I started at NOAA ESRL in 2016 as part of the Carbon Cycle Greenhouse Gas group (CCGG) within the Global Monitoring Division (GMD). My previous work focused primarily on making and improving high-precision measurements of carbon dioxide (CO2) and oxygen (O2) from research aircraft, including the NCAR Gulfstream V and C-130, and the NASA DC-8. My dissertation and postdoctoral work focused on using O2—which we know to be fundamentally connected to CO2 through photosynthesis, respiration, and combustion—to better describe and model the Southern Ocean, which plays an essential role in controlling Earth’s climate.
My current work at NOAA centers around AirCore, a sampler conceived by Dr. Pieter Tans, and developed by Dr. Colm Sweeney, Tim Newberger, and Jack Higgs (among others) over the last decade. The 100-meter-long AirCore coil is launched by balloon, with one end open to the atmosphere. As it ascends to ~30 km (100,000 ft) it evacuates naturally, and during a controlled descent it fills with a long and detailed profile of the atmosphere, preserved with very minimal mixing. The AirCore is recovered by van using GPS, and measured within hours back at lab for CO2, CH4 and CO. AirCore provides an important context for climate models, as measurements of trace gases are extremely sparse above 40kft. It also provides an important a priori constraint on the NASA Orbiting Carbon Observatory satellite (OCO-2), which measures total column CO2 from space. My current efforts focus on intensive testing and improvement of the sampler coils, and on streamlining the measurement process—from recovery to analysis to dissemination—so that each new AirCore profile can be of use to modelers and experimentalists as soon as possible.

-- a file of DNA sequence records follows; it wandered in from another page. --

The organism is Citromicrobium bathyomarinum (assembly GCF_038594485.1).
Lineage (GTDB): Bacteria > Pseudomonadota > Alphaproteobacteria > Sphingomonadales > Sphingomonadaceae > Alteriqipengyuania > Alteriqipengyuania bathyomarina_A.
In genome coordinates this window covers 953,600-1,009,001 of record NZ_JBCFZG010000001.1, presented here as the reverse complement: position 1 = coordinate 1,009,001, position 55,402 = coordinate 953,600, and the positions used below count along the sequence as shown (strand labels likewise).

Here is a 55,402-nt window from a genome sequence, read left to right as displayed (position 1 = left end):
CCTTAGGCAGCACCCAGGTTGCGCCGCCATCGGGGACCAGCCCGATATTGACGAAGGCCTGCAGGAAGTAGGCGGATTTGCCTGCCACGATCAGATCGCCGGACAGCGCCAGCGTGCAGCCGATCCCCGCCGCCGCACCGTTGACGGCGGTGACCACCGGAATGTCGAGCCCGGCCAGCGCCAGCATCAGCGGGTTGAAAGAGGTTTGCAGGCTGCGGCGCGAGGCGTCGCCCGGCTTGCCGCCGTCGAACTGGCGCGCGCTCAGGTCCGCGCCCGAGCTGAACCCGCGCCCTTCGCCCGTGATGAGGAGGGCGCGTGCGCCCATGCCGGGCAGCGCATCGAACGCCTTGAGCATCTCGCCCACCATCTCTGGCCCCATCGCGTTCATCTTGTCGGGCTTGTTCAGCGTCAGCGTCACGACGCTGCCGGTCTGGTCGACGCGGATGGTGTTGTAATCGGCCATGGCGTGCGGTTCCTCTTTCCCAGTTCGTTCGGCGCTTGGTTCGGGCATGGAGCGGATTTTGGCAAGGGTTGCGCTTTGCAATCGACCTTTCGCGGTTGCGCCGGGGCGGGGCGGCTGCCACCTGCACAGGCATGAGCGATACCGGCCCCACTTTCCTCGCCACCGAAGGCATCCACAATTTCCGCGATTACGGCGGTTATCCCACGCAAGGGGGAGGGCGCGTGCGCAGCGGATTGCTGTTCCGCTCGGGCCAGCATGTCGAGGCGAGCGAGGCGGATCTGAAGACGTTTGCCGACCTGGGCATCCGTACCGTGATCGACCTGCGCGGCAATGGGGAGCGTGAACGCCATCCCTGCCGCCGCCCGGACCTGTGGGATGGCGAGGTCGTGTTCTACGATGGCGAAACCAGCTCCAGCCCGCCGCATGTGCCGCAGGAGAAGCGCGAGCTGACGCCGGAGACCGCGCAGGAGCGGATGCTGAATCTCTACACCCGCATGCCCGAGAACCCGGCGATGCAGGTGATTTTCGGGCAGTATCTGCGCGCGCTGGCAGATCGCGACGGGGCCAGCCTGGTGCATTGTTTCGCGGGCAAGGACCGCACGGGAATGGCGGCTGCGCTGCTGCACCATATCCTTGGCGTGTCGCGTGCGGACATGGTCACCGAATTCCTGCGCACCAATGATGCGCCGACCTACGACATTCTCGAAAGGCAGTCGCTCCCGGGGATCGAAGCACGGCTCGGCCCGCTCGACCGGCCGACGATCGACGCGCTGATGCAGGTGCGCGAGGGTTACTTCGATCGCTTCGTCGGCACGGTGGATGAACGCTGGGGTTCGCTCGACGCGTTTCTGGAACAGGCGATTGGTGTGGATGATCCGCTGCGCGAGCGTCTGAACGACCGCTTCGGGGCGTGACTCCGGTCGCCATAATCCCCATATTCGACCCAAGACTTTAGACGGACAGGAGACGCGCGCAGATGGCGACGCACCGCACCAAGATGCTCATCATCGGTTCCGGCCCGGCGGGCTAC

BA, Earth Science and Anthropology; Columbia University, New York, NY
PhD, Oceanography; Scripps Institution of Oceanography, La Jolla, CA
Postdoctoral work: National Center for Atmospheric Research, Boulder, CO